Fringe REVIEW: Excess Baggage – Resound Male Voices

Brian Butler May 12, 2018

When 17 men from a gay men’s choir get stuck at the airport with constant delays and very annoying tannoy announcements what do they do to pass the time? Well, sing of course.

LUCKILY they are at the departure gate with musicians and a conductor so what can go wrong ? Resound, the Hove — based singing group are at the top of their form in this short, funny, quirky show of songs related to travel – well some of them anyway.

Kicking off obviously with Come Fly with Me, and Those magnificent men in their flying machines, they show off their tonal qualities and terrific harmonies to great effect.

Interrupted mid-song by a further announcement of flight delay, they change singing gear and produce an ominous version of Let’s Face the Music. None of the songs were announced and there was no programme for the concert but sitting behind the conductor Stefan Holmstrom I was able to get some of the titles from his score!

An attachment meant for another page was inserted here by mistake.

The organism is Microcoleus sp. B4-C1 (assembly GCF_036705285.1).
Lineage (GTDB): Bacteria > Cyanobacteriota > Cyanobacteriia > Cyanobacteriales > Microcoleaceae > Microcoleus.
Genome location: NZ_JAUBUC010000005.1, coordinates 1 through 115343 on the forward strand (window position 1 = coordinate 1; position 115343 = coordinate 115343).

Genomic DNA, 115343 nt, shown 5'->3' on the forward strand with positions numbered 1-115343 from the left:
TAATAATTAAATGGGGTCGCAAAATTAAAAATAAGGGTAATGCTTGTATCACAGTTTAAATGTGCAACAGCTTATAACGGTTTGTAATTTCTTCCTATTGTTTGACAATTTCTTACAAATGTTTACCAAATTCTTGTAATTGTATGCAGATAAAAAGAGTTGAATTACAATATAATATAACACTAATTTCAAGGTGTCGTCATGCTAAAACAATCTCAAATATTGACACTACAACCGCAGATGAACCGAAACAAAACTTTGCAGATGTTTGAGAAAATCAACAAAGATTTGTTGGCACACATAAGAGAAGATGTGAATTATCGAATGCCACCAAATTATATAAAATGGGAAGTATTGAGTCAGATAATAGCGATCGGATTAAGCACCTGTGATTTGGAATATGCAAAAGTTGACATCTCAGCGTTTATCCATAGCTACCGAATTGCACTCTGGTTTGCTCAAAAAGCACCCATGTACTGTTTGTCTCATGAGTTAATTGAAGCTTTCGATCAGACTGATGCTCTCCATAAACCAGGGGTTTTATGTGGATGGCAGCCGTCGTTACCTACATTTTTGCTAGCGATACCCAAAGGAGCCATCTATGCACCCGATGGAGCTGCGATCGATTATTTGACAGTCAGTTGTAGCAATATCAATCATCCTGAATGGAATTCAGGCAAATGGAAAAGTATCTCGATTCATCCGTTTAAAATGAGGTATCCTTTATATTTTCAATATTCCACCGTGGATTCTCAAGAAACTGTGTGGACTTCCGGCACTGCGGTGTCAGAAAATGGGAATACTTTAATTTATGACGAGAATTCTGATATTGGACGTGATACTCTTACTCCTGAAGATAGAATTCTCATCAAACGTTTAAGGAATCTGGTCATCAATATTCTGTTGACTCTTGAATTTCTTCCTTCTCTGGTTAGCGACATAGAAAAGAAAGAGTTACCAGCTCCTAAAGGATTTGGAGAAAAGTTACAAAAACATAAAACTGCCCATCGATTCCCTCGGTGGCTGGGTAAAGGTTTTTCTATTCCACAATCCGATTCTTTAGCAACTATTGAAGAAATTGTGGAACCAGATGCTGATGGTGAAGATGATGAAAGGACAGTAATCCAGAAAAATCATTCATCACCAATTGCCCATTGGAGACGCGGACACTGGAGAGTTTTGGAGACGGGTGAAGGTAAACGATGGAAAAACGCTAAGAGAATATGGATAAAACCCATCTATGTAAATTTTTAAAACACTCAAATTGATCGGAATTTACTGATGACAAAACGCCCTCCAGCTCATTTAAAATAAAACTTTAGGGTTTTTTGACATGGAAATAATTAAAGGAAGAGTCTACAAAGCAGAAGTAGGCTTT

Two pieces by Poulenc were beautifully put together and followed by a haunting version of The Only Living Boy in New York. A further 2-hour delay brings angry reactions and the hilariously accurate Cheap Flights.

Rudyard Kipling’s hauntingly beautiful Seal Lullaby, set to music by Eric Whitacre shows off the subtlety of these guys perfectly, and getting free glasses of wine for a further delay, Resound perform one of their party pieces Stars – complete with musical accompaniment by stroking the rims of their drinking vessels.

Beat my Dog, a kind of Beebop quartet is another Resound favourite and In the Jailhouse Now provides not only line-dancing but also yodelling.

Tippett’s take on a spiritual Nobody Knows The Trouble I seen,  brings out their full choral colours, and about to board their long-delayed flight they send us off into the night with the Irish air The Parting Glass. As they sing  Goodnight and joy be to you all , we can’t but agree.

Excess Baggage takes off for one last flight tonight (May 12) at the Old Courtroom.

Review by Brian Butler